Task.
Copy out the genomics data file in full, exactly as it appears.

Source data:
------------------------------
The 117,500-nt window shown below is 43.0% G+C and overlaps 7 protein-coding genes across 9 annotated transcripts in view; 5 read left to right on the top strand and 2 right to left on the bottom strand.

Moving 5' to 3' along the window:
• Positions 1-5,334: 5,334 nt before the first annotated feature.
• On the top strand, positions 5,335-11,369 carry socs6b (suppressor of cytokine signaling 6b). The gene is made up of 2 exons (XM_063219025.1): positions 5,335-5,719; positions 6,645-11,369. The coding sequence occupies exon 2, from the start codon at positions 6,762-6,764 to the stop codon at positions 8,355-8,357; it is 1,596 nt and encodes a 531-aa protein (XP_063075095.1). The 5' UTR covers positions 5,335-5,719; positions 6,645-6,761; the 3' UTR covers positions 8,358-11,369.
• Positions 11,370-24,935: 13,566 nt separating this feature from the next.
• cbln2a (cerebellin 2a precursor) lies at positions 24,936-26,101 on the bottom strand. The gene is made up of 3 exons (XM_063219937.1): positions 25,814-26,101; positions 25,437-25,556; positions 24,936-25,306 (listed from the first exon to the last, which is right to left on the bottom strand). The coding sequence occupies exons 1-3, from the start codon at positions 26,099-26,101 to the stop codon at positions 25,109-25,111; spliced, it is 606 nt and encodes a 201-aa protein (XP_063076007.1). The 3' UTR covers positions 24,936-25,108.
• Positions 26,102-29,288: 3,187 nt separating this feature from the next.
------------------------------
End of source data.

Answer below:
The 117,500-nt window shown below is 43.0% G+C and overlaps 7 protein-coding genes across 9 annotated transcripts in view; 5 read left to right on the top strand and 2 right to left on the bottom strand.

Moving 5' to 3' along the window:
• Positions 1-5,334: 5,334 nt before the first annotated feature.
• On the top strand, positions 5,335-11,369 carry socs6b (suppressor of cytokine signaling 6b). The gene is made up of 2 exons (XM_063219025.1): positions 5,335-5,719; positions 6,645-11,369. The coding sequence occupies exon 2, from the start codon at positions 6,762-6,764 to the stop codon at positions 8,355-8,357; it is 1,596 nt and encodes a 531-aa protein (XP_063075095.1). The 5' UTR covers positions 5,335-5,719; positions 6,645-6,761; the 3' UTR covers positions 8,358-11,369.
• Positions 11,370-24,935: 13,566 nt separating this feature from the next.
• cbln2a (cerebellin 2a precursor) lies at positions 24,936-26,101 on the bottom strand. The gene is made up of 3 exons (XM_063219937.1): positions 25,814-26,101; positions 25,437-25,556; positions 24,936-25,306 (listed from the first exon to the last, which is right to left on the bottom strand). The coding sequence occupies exons 1-3, from the start codon at positions 26,099-26,101 to the stop codon at positions 25,109-25,111; spliced, it is 606 nt and encodes a 201-aa protein (XP_063076007.1). The 3' UTR covers positions 24,936-25,108.
• Positions 26,102-29,288: 3,187 nt separating this feature from the next.